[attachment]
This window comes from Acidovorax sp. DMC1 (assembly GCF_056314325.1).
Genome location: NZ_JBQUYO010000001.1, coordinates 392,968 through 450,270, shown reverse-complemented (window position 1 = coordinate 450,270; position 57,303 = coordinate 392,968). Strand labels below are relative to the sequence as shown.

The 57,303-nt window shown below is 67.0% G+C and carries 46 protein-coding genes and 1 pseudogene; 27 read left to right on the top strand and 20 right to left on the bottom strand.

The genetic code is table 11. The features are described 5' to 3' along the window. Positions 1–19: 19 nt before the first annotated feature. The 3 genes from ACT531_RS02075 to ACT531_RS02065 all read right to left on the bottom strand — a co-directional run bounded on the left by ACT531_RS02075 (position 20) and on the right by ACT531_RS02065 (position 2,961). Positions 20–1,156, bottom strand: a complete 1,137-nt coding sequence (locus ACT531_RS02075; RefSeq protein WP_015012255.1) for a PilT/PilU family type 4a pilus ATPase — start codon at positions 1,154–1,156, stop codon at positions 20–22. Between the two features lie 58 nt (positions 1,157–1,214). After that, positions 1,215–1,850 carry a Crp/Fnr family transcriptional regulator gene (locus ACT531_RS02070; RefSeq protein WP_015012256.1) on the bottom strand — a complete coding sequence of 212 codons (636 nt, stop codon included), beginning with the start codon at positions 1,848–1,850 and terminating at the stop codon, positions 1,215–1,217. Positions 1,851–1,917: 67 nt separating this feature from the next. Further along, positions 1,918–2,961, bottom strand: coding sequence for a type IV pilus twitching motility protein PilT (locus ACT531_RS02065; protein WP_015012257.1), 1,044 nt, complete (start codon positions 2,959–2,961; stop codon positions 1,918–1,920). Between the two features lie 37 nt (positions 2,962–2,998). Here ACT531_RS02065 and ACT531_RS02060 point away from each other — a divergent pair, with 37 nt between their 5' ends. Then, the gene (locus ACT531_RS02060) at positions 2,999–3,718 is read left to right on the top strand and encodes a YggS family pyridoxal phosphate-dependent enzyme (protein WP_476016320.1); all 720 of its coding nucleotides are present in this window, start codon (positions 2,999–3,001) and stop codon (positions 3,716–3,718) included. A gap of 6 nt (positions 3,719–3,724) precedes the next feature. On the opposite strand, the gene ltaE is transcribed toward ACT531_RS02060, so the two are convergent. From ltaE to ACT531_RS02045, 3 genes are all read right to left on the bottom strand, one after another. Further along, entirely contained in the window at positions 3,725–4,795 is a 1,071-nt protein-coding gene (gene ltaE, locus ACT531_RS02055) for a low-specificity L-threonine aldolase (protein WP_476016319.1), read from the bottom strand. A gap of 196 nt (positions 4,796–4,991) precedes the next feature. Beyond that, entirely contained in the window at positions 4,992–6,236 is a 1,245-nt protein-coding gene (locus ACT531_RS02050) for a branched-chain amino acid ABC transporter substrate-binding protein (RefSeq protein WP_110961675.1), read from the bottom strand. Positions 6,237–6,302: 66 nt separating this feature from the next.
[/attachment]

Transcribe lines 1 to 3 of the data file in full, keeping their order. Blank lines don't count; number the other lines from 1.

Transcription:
This window comes from Acidovorax sp. DMC1 (assembly GCF_056314325.1).
Genome location: NZ_JBQUYO010000001.1, coordinates 392,968 through 450,270, shown reverse-complemented (window position 1 = coordinate 450,270; position 57,303 = coordinate 392,968). Strand labels below are relative to the sequence as shown.

The 57,303-nt window shown below is 67.0% G+C and carries 46 protein-coding genes and 1 pseudogene; 27 read left to right on the top strand and 20 right to left on the bottom strand.